Two Aussie states have received a “very poor” report card from Worldwide Fund for Nature (WWF), which has assessed the nation’s efforts to preserve forests.
While South Australia topped the list, it has very little to be proud of as it received an “average” rating.
WWF-Australia’s land clearing and restoration expert Dr Stuart Blanch said while some states have made progress, NSW and Queensland are “dragging the nation down”. You can read the full report here.
Surprisingly, Queensland fared slightly higher than NSW on the rankings. This is because it committed to ending native forest logging in its southeast by 2024. NSW environment minister Penny Sharpe’s office has given no indication it has immediate plans to end the practice, despite Australia facing a biodiversity crisis.
Why wasn't Queensland last in the rankings?
Satellite imagery and government policy were analysed by the global conservation charity in order to create its list. Queensland allows around 10 times more forest to be destroyed each year than NSW. But it does have a $500 million land restoration fund to help farmers protect woodland and this was one of the policies that helped it from the bottom.
Victoria's pledge to end native forest logging by 2024 helped its rankings — it's something the South Australian government has already achieved and Western Australia has committed to do.
But native timber harvesting is far from the only industry destroying forests — bulldozing land for farming and other new developments erase far more trees.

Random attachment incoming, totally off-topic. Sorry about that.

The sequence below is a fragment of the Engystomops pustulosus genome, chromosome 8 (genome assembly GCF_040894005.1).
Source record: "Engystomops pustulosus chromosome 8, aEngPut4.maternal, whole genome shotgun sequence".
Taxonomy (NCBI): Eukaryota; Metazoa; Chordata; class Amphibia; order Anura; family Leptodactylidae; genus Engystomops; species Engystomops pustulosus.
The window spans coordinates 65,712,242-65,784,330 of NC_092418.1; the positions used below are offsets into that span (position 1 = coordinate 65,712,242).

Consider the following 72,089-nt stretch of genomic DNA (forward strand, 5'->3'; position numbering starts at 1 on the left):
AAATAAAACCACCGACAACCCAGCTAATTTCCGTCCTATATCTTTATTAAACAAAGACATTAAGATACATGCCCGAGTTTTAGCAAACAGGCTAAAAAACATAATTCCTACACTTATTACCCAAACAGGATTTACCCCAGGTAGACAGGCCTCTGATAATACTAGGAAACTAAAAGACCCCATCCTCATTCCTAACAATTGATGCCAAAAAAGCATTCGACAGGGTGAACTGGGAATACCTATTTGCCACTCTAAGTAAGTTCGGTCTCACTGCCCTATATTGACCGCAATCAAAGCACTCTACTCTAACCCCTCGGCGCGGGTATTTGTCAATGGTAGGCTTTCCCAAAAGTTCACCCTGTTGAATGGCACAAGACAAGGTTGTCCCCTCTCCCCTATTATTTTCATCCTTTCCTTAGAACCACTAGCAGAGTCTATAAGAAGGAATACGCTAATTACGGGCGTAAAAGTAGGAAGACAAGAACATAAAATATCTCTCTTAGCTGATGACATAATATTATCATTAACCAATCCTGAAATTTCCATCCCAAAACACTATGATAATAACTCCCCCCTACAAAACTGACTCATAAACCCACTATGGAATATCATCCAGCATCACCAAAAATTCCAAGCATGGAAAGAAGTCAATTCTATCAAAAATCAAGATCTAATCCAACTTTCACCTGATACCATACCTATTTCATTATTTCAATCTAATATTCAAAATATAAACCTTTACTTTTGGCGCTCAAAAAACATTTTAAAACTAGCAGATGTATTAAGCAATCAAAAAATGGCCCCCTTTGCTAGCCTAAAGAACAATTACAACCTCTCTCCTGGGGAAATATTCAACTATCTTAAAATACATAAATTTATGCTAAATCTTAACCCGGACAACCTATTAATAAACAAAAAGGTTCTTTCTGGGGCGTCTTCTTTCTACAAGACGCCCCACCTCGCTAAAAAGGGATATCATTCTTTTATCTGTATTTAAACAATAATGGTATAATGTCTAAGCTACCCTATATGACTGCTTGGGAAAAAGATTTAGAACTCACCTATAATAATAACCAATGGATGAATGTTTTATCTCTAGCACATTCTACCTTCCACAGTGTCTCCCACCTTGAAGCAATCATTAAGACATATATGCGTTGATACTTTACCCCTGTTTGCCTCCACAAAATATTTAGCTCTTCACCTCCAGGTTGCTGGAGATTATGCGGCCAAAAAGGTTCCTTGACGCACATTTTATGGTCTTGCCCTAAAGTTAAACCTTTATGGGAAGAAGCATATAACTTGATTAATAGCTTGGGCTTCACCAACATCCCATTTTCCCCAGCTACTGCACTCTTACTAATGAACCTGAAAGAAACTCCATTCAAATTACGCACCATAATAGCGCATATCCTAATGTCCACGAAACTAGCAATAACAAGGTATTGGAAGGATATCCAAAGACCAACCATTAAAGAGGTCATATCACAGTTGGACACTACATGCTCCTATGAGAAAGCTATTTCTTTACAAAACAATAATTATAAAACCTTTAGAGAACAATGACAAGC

Why launch an Australian tree scorecard?
Australia’s first national Trees Scorecard was launched by WWF after the federal government committed to the Glasgow Forest Declaration at COP26 to halt and reverse forest loss by 2030.
“We support it, I think it’s a great commitment, but we are not on track to do that in only seven years,” Dr Blanch told Yahoo News Australia.
“We thought a scorecard would be a good way to assess how the state, territory and federal governments are going on land clearing, logging and restoration. We hope this will be a mechanism to assess performance, celebrate good progress and reforms, and highlight where more work needs to be done.”
Why Australia needs to protect its trees
Dr Blanch believes the “real lesson” governments can take from the first scorecard is that no government even achieved a “good” ranking. The poor rankings should come as no surprise, given the woeful rank WWF gave Australia for its species extinction efforts in 2022.
“Trees are a nature-based solution to the climate crisis. Without forests and woodlands, we cannot cut our national carbon emissions as speedily as we need to,” he said.
“We cannot avoid further species extinctions and listings of endangered species like koalas and greater gliders on the east coast if we continue to degrade and remove forests. Protecting trees does double duty for nature and climate.”
Dr Blanch warns that Australia has only two years to produce a more ambitious climate target for 2035 and ending major deforestation and native forest logging could see the country cut its emissions by an addition 10 per cent.
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